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I am using ssh from my application and must pass "-t -t" to ssh in order for it to work correctly. Otherwise, the stdin of my application is interfered with by the call to ssh. Forcing a pseudo terminal to ssh via the -t -t avoids this issue, but instead results in the following obscure error message coming back from ssh, although the application seems to work correctly otherwise:

tcgetattr: Inappropriate ioctl for device

I'd like to get rid of this message to keep it from happening instead of just supressing it, but am not sure why it is coming and what I should do to prevent it. I only get the message when -t -t are passed to ssh.

Note a similar question was asked here:


The man page for ssh says:

-t      Force pseudo-tty allocation.  This can be used to execute arbitrary
        screen-based programs on a remote machine, which can be very useful, 
        e.g., when implementing menu services.  Multiple -t options force tty
        allocation, even if ssh has no local tty.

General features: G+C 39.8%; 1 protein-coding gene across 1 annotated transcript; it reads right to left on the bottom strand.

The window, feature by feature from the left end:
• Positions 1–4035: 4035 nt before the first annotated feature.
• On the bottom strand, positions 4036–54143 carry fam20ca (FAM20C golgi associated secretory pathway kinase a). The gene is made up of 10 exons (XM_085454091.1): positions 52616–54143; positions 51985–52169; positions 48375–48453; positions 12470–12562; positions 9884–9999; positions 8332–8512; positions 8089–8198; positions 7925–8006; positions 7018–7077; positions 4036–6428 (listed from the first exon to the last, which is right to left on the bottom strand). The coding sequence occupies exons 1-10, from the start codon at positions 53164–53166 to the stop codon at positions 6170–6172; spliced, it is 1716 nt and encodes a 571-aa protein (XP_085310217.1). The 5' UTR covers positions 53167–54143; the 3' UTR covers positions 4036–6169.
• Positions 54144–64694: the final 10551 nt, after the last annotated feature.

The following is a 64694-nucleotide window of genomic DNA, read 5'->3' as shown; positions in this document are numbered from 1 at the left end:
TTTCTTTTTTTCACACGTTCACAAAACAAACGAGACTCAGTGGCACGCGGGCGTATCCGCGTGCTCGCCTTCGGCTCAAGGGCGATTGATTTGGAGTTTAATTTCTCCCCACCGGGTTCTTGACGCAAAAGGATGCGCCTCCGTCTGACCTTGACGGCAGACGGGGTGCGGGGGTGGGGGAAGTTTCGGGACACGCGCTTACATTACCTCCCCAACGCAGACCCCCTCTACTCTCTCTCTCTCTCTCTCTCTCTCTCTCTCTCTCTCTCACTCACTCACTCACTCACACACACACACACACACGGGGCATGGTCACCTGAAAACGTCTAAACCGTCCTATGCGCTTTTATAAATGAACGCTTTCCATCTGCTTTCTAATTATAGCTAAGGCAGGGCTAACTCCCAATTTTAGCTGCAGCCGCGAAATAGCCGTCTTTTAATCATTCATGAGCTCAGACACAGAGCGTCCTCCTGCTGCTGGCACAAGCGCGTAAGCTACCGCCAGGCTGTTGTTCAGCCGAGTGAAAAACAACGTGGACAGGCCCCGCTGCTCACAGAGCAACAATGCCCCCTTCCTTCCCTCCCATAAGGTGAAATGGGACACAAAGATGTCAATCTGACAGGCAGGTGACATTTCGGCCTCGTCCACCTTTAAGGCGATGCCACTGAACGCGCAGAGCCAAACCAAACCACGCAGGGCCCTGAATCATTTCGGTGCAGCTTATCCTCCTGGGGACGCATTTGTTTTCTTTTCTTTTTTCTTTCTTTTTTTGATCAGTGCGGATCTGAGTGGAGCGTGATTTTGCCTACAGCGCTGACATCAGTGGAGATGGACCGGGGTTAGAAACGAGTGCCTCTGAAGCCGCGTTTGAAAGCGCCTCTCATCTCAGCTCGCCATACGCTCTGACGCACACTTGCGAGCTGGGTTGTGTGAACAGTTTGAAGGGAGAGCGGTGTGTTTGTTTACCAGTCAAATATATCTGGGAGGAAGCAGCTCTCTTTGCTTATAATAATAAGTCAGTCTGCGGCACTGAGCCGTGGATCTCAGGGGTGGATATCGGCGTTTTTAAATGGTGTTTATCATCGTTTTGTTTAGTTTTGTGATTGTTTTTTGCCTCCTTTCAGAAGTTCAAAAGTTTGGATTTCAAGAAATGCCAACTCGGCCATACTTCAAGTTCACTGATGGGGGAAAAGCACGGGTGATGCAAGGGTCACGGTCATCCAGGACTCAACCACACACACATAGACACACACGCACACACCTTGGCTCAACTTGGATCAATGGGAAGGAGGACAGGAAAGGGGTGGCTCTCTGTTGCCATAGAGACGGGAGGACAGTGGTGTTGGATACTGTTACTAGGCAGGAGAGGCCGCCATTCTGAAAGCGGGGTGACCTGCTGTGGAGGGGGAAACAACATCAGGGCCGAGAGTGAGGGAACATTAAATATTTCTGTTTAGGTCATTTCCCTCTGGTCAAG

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1 Answer 1

up vote 4 down vote accepted

One may work around the issue by passing -n to ssh instead of -t -t. From the ssh man page:

 -n      Redirects stdin from /dev/null (actually, prevents reading from
         stdin).  This must be used when ssh is run in the background.  A
         common trick is to use this to run X11 programs on a remote
         machine.  For example, ssh -n shadows.cs.hut.fi emacs & will
         start an emacs on shadows.cs.hut.fi, and the X11 connection will
         be automatically forwarded over an encrypted channel.  The ssh
         program will be put in the background.  (This does not work if
         ssh needs to ask for a password or passphrase; see also the -f

So this is another way around the issue of stdin being taken from calling process and given to ssh, however, I'd like to understand how to avoid the warning when using -t -t.

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